If you could see the gardens at our house, the ones on either side of the driveway and the one behind the house, you would see an assortment of rocks and even some shells. No, it’s not because we live in Pennsylvania, the place where God deposited all the rocks left over from creation. These rocks and shells were laid in there among the plants intentionally.
As reminders, memorials, like those I have been reading about in the Old Testament. Over and over we see the people of Israel piling up rocks as a memorial of some profound event, like crossing the Jordan River. These memorials reminded the people that “the Lord’s hand is powerful and so you might fear the Lord your God forever.” Joshua 4:24.
And our rocks, the ones from all over Bradford County, like Camp Brule, Sun Fish Pond, World’s End State Park, and the swimming hole known as Lamoka out Schrader Creek, all have special significance to us, reminding us of great days full of joy.
My husband spent many summers and some winter retreats at Camp Brule as a Boy Scout camper and counselor. The experiences there and the counselors all helped form him into the man he became.
I grew up going on regular picnics to Sun Fish Pond up in the mountains of western Bradford County with my family. Later my son and son-in-law camped up there on a fishing expedition with their boys. Jim and I joined them and I made blueberry dumplings at the edge of the campfire for dessert following our picnic. Definitely a place to remember.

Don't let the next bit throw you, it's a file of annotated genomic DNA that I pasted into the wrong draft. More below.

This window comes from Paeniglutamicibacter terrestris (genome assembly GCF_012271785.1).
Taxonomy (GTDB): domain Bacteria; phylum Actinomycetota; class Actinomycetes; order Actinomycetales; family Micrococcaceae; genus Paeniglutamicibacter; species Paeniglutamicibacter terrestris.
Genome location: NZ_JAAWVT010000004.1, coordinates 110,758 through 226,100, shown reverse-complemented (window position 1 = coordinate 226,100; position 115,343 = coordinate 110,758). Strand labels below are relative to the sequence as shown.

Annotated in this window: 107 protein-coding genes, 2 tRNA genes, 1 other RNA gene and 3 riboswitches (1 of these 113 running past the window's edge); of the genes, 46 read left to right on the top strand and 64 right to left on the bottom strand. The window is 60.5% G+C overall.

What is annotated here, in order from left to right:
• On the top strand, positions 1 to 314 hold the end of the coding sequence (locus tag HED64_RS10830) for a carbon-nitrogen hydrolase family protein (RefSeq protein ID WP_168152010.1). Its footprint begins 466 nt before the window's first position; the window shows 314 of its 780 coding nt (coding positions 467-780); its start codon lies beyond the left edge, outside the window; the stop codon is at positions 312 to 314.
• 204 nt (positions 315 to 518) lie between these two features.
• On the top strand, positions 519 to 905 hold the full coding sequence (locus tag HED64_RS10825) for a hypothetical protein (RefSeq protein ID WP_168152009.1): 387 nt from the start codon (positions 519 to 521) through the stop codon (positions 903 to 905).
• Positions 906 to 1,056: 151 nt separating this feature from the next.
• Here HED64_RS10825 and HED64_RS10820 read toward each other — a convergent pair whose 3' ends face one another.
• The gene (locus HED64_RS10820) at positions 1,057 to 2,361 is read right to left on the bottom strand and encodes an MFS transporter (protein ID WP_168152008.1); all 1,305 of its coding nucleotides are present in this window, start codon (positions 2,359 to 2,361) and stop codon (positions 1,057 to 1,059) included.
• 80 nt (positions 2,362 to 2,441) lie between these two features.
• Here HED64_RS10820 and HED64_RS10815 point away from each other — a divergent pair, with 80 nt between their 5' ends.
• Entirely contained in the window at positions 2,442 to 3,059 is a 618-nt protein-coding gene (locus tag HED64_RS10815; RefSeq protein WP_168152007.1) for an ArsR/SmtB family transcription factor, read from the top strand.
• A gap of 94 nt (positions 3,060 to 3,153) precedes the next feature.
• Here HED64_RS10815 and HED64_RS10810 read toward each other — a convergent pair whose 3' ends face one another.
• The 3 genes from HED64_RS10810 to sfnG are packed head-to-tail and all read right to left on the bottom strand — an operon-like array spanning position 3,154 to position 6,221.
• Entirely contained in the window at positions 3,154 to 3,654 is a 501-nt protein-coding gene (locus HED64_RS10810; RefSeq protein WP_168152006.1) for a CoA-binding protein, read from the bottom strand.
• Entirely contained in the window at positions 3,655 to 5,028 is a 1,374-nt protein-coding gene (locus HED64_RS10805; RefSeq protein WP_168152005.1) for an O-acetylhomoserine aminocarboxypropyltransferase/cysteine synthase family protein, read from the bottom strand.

World’s End State Park was my first family outing with Jim’s parents when we were dating. And then a bunch of us from my graduating class went out there on a picnic. Full of memories, the air is there, along the rocky creek at the “World’s End.
And then there is Lamoka, where I waded as a toddler, went on family picnics as a tweener, and then made picnics with my future husband as a teenager. Our middle child wanted a picnic there for her graduation, and since then we have taken several of our grands out that dirt road into the wilds of Pennsylvania’s forests.
So the rocks in our gardens are memorials of those events, reminding us of joyous occasions, bringing back the adventure and laughter and times of memory making. But they are more than that.
They remind us that we get through the hard times, the black garden dirt signifying those times, to get to the precious memories we cherish. Today I thank God that we trusted Him to see us through those hard times, the times of loss and illness and hurt because I see the rocks also as memorials to God’s love and faithfulness and the truth of His words, “I will never leave you nor forsake you,” Heb. 13:5.
Carol Brennan King,
thankful for words written before this nightmare of another school shooting…words reminding me of where to look when the evil one would drag us down into hopelessness.
The first picture was borrowed from